Project challenges and difficulties refer to the conditions, not under the control of the project team, which affects the project negatively. Unlike Project Successes, you have to describe the challenges faced, and a solution recommended. A recommended solution can be one that's implemented and found effective. It can also be a better alternative of the implemented option.

Here are some examples of Project Challenges and Difficulties:

Challenge Recommended Solution
The existing system must be kept running whilst the developing of new system Separate the development and production environment.
Stakeholders aren't clear about their needs Try to use storyboard and wireframe to gather and confirm their needs.

Project Shortcomings

Shortcomings are the tasks that were done wrongly or poorly, or any decisions made incorrectly. It's sometimes confused with challenge and difficulty, yet it is neither. To make it simple, challenge and difficulties are adverse situations that require resolving in order for the project to complete, while shortcomings are fault and failures.

Here is an example of Project Shortcomings:

Poor communication among the team Recommended Solution
Activity Use instant messenger in project.

Develop Closeout Report

The deviation between project result and project plan is inevitable. Part of this activity involves identifying the variances from the baseline plans, in terms of project performance, project cost and schedule. Besides stating the planned and actual figure, it is important to state the variances and, most important, an explanation of why such variances exist.

Let's take a look at the contents of a typical closeout report.

Compare variances from baseline plans
  • Performance goals: Describes how the project performed against each performance goals established in the Project Performance Plan.
  • Project cost: State the planned and actual cost for the project. It also documents the variances and explains why such variances exist.
  • Project schedule: Document the initial approved schedule baseline against the actual completion dates. It also describes the schedule variances with explanation.
  • Scope changes: Document any changes to the project scope and their impact on performance, cost, or schedule baselines.
  • Project resources: Identify to whom each project resource was transferred and when it was transferred. Account for all project resources utilized by the project.
  • Operations and maintenance plan and cost: The plan for operation and maintenance of the project deliverables. It states the estimated annual cost of operations and maintenance.
  • Project documentation: Identifies all project documentation materials stored in the project library or other repositories. It identifies the type of media used and the disposition of the project documentation.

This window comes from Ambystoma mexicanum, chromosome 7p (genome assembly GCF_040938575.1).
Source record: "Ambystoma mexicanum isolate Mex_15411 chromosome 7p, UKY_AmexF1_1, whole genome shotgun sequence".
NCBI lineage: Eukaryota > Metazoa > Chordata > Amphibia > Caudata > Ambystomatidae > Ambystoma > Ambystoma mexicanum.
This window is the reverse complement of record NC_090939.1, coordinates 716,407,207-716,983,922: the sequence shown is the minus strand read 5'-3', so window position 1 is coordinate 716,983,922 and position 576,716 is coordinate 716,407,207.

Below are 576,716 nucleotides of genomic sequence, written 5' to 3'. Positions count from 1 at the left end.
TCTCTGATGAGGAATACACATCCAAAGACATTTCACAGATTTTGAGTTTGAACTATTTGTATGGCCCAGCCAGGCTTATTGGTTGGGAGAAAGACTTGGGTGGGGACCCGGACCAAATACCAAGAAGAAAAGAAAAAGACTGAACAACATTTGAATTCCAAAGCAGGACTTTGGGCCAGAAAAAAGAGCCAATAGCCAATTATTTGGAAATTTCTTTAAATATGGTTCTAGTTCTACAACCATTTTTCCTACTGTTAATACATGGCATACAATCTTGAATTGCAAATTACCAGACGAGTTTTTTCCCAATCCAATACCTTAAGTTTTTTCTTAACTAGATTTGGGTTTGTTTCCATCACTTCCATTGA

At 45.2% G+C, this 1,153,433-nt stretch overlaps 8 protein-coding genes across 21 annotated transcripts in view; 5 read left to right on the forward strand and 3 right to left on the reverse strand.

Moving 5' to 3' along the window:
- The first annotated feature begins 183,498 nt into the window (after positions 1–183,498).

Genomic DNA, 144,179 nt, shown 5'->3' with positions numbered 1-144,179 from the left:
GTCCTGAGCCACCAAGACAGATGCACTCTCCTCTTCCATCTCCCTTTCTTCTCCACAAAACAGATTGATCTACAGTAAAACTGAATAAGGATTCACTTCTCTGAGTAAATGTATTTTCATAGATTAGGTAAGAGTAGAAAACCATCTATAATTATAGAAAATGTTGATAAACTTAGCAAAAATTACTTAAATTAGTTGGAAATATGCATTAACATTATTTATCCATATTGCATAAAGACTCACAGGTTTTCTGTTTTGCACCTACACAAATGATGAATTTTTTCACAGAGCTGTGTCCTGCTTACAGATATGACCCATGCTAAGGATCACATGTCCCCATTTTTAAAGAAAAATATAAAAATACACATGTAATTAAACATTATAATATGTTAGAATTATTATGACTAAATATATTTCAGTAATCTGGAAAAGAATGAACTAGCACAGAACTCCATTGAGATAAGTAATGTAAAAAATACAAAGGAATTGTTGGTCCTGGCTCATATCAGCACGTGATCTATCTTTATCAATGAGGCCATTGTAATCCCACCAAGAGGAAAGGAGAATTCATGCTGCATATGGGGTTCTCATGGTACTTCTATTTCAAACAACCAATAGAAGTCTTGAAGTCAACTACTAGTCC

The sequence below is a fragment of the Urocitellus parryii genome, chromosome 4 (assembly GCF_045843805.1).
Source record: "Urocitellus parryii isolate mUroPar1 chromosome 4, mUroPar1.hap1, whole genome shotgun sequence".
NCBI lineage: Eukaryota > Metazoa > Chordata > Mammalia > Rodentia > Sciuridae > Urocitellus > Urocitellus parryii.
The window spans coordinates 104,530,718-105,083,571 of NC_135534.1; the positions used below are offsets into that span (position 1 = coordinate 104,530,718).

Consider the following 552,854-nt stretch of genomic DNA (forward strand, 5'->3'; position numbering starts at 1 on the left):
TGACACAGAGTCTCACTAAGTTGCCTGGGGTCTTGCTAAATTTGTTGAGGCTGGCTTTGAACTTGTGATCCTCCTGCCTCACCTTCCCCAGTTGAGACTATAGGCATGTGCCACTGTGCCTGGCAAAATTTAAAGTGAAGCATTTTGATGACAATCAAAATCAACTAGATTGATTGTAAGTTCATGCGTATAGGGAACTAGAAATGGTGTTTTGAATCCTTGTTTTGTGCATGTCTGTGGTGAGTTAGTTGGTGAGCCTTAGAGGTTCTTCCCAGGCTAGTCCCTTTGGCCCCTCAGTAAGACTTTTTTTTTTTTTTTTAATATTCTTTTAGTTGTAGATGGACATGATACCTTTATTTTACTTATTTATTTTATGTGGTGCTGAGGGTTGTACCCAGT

• Post-implementation review and report: Identifies the date for completing the post implementation report and the person responsible for this action.
  • Open issues: The open issues for resolution within the context of project closeout.

Archive Project Documents and Artifacts

The project manager has to work with other project participants in storing all project documents and artifacts for future use or references. He also need to ensure that all necessary approvals and signatures are present. Besides, make sure the required final versions of documents are archived in auditable form in the agreed upon place, and ensure that they cannot be edited. Store the other project artifacts according to the agreed upon procedures.

Conduct Transitioning Activities

Project transitioning

The project is about an end. You have to transfer the physical product and any other knowledge require to operate it, to the operations staff who will use and maintain the product as an on-going activity.

Generally speaking the transitioning involves the transferal of the items below:

  • Knowledge Transfer: The knowledge required in order to operate with the end product. Examples include an understanding of how the product gear up with the business workflow, how the features work, any login credential required, any assumptions made, who can be contacted for help, and how. A user training could be a good method for knowledge transferal.
  • Documentation Transfer: The written material that gives instructions or information regarding the use of product
  • Physical Transfer: Physically turn over control of the product to the operational unit responsible for supporting it.